By Joe Howell
In our collective imagination, art is often portrayed as science’s opposite—separate fields that, if not in direct conflict, are at least estranged. In truth, the two go hand-in-hand, says Dr. Rhonda McEwen, president and vice-chancellor of Victoria University in the University of Toronto.
“I really don’t think that we do service to artists or to technologists with that dichotomy,” she says. “Computer science, natural science, there’s always art. We’ve known this as early as the greats like da Vinci, who incorporated anatomical drawings into his art.”
Dr. McEwen is well-acquainted with both worlds. As Canadian Research Chair in Tactile Interfaces, Communication and Cognition, she is the first president at Vic U with an academic focus on STEM (science, technology, engineering and mathematics). Her research has been shared in dozens of peer-reviewed journal articles, conference proceedings and books, and her research on touchscreen technology for children led to the creation of Julia, the first Sesame Street muppet on the autism spectrum.
Her passion for intertwining science and creativity is encapsulated in a piece of art she created: a self-portrait she embellished by dissecting her old BlackBerry phones, using the parts to turn herself into a cyborg.
“The idea for this came to me as we were preparing our recent book,” says Dr. McEwen—The SAGE Handbook of Human–Machine Communication, which she co-edited with Andrea L. Guzman and Steve Jones. “I was thinking about Marshall McLuhan’s Understanding Media: The Extensions of Man, which popularized the idea of the cyborg beyond the realm of science fiction. These ‘extensions’ weren’t necessarily prostheses or physical connections; he meant the way that media allows us to extend human capacity, capability and limits. Through newspapers and radio, we extend our ability to speak long distances, for example. In my research, I’ve looked at people with physical and cognitive disabilities to better understand how technologies may help extend abilities beyond our physiological limits, but also exacerbate attentional deficits.”
But why crack open ancient cellphones? “I’ve always enjoyed taking a screwdriver and pulling apart technology. Some people knit to keep their hands busy; I dissemble things to see how I can put them back together in a new way using the same parts,” she says. “BlackBerry is special to me because it was my first device that extended my abilities outside the office. BlackBerry was also the subject of my PhD dissertation.”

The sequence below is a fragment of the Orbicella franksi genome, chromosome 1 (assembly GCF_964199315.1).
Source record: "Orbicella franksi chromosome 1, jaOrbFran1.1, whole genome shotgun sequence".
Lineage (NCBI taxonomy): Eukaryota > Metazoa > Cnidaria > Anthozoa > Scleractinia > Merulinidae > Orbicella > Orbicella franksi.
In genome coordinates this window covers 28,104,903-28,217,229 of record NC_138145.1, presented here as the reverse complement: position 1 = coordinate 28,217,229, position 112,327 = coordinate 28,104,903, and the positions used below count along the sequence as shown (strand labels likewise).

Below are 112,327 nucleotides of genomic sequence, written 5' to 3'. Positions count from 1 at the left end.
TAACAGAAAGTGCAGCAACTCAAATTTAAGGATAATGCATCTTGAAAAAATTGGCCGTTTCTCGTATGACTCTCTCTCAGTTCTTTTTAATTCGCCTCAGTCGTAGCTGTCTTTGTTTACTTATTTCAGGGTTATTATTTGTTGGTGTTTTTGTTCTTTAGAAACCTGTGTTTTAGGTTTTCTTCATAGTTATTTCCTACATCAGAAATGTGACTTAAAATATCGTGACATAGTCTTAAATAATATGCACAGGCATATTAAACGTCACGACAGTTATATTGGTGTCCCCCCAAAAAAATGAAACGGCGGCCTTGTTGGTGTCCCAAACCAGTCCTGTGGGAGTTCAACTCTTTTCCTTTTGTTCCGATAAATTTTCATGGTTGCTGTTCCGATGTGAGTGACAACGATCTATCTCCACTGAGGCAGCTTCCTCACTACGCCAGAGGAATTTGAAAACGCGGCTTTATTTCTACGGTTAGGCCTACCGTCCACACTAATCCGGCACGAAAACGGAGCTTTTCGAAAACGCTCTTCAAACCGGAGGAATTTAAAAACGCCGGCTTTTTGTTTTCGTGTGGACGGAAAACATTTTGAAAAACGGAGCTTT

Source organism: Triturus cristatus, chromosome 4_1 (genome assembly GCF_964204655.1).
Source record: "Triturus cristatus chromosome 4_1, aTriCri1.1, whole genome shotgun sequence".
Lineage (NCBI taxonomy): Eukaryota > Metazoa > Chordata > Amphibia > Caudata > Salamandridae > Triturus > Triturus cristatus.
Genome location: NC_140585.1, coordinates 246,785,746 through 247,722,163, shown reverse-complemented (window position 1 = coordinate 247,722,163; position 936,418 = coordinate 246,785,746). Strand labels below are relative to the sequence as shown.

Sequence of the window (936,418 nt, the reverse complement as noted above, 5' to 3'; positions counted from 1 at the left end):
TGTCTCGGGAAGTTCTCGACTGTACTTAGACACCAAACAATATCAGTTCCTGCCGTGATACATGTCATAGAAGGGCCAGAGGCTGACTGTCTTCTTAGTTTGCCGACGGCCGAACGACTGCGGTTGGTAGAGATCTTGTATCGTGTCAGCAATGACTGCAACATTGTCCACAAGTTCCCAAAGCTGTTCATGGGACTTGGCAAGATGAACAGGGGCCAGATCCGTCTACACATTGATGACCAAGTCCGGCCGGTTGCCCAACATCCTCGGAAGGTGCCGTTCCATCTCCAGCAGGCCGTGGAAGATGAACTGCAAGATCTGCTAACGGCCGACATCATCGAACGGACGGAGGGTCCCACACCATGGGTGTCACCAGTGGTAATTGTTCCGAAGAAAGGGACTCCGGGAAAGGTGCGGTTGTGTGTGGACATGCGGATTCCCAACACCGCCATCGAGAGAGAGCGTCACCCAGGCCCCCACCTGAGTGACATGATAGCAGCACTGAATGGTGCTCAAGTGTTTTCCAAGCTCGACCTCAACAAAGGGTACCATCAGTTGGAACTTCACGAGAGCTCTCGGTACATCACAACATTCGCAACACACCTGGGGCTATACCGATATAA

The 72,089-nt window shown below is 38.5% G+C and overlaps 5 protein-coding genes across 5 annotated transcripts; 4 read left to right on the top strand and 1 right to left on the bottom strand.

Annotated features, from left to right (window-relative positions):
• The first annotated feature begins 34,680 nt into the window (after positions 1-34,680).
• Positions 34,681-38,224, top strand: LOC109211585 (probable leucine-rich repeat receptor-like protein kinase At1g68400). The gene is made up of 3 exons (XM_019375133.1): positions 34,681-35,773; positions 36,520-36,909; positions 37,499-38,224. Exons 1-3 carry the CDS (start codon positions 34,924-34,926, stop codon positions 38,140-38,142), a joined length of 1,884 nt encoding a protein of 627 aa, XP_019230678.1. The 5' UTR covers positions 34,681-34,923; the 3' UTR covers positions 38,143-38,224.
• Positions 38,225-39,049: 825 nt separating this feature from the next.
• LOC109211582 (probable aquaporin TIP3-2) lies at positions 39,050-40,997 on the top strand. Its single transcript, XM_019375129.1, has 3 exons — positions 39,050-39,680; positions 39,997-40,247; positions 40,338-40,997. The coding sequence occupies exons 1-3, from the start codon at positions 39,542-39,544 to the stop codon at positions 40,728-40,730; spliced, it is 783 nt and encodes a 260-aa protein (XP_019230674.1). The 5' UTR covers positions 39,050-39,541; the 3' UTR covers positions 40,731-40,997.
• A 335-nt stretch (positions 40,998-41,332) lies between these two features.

While Dr. McEwen likes to take things apart, her mom has a talent for putting them together. “My mother did her master’s in fashion and design, and she would always be on a sewing machine or cutting fabric. When I got closer to what she was doing, I saw that this fashion that looked like art was very mathematical; there was construction and architecture, measuring, designing shapes and objects—it was all geometry, really. That’s why I’ve always felt that art and science are two hands on the same body.”
It makes sense, then, that her new lab at Vic U is called (et al.), short for The Emerging Technology and Arts Lab. The interdisciplinary hub explores the intersection of technology, arts and human cognition. The just-launched website was created entirely by her lab students, notes Dr. McEwen. “Even the logo, which is the Mona Lisa in a VR headset!” Designed by PhD candidate Sho Conte, the image is a fitting blend of science and art, indeed.
Dr. McEwen plans to give (et al.) a proper launch this spring, so expect more news about that soon. Until then, students interested in participating or learning more can reach the lab at firstname.lastname@example.org. The group meets every other Friday, and students from undergrad to postdoc are welcome. Just don’t leave your cellphone lying around if you prefer it in one piece!
Learn more about President Rhonda McEwen's research lab, The Emerging Technology and Arts Lab (et al.)